For many moms, social media can be a triggering space. It can be a breeding ground for comparison, which so many moms are already prone to in their offline lives. Comparison only creates more and more doubt about everything from your parenting choices to how you are as a person.
Maybe you compare yourself to the mom on social media who makes creative meals, has a spotless home and entertains her kids with fun activities and adventures. Maybe you compare yourself to the mom who gushes about every part of parenting, while you’re crying and covered in throw-up. Maybe you compare yourself to the mom who’s back to her normal routine only days after giving birth, while you’re lying in bed in excruciating pain from your C-section.
Maybe you’re struggling with postpartum depression, and seeing a mom share something like, “Every day with this little one feels like a gift!” causes you even more anguish, said Catherine O’Brien, MA, a licensed marriage and family therapist who specializes in working with moms and new parents in Sacramento, Calif.
Maybe social media often leaves you wondering, why is it so hard for me? What’s wrong with me? Should I be doing that, too?
In fact, moms often tell O’Brien that when they see the things other moms are posting on social media — parties, pools, restaurants — they feel incredibly inadequate if they aren’t doing the same.
Social media also can trigger shame about our parenting choices. Groups are formed around different parenting decisions from birthing to feeding to sleeping to schooling. And many moms spend a lot of time defending and validating their choices to others, said Krysta Dancy, MA, a licensed marriage and family therapist in Roseville, Calif, where she specializes in women’s issues, including parenting transitions and birth trauma.
Instead of helping or making moms feel better, this just perpetuates a cycle of women fighting over their parental decisions, she said. It leads to more overwhelm and more “shoulds” that moms feel like they must follow.
“Online we see such a one-dimensional caricature of people. It makes it easier to reduce their choices into ‘right’ or ‘wrong’ and judge them and ourselves.”
However, “when we drop those fights against other moms, we ultimately also find peace inside our own choices too.” Instead of black versus white arguments, Dancy said, we open ourselves up to “good enough.” Which is a perspective that’s a gift to all moms, including ourselves, she said.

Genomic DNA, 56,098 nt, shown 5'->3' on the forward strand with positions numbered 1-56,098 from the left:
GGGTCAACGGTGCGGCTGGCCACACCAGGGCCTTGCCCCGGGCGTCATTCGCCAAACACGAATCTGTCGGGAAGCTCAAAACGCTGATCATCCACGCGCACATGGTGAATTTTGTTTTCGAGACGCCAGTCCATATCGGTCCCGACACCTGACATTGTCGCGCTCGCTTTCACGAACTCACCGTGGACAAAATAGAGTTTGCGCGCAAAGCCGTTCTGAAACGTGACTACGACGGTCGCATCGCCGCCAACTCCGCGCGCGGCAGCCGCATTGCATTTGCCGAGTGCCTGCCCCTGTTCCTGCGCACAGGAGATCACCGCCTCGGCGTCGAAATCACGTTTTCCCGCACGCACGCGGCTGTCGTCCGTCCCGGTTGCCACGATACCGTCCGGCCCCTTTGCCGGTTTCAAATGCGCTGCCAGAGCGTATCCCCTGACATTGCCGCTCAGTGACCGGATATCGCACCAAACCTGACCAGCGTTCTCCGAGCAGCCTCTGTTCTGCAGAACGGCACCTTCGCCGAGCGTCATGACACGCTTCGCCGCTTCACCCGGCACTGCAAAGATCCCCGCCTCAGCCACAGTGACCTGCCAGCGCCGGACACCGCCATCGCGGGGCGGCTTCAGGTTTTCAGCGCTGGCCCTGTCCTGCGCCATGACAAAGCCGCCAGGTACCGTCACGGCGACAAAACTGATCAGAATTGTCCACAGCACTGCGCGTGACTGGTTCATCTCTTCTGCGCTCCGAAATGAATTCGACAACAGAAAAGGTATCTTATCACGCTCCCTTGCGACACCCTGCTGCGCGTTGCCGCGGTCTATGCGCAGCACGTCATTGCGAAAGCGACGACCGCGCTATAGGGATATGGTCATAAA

Of course, social media also may be a blessing. Maybe you connect with supportive moms on Facebook or another social media site. Maybe you’ve even found a great group that meets in person.
The key is to consider how you use social media, and how it affects you. Pause and pay attention to what thoughts go through your mind as you’re browsing and scrolling. Pay attention to how social media makes you feel about your decisions as a parent—and about yourself as a whole. Let that knowledge guide your actions around social media. Let it help you figure out what works best for you. And do that.
For instance, some of O’Brien’s clients can’t fall asleep because they’re browsing Facebook in the evenings. So these moms have decided to stop using their phones altogether at night. Other clients don’t use their phones on weekends either. Or they’ve removed social media apps from their phones. They’ll only “use [an app] when they can sit down to a desktop, which as a mom can be hard to do.”
O’Brien also reminds her clients that social media is a mere snapshot, a glimpse, into a person’s life. We don’t know what was happening before or after an image was taken, she said. There might’ve been just one photo — out of 20 — where a child finally smiled. And right after he burst into tears and a tantrum. We just don’t know.
“[E]very woman’s experience is different,” O’Brien said. And every experience is valid. Remember that you are doing the best you can. And if social media tends to undermine your confidence, sink your mood and stress you out, then it might be time to rethink how you’re using it. In fact, consider how much time you might have for meaningful or relaxing activities — with yourself, with your spouse, with your kids — if you logged off. Maybe even permanently.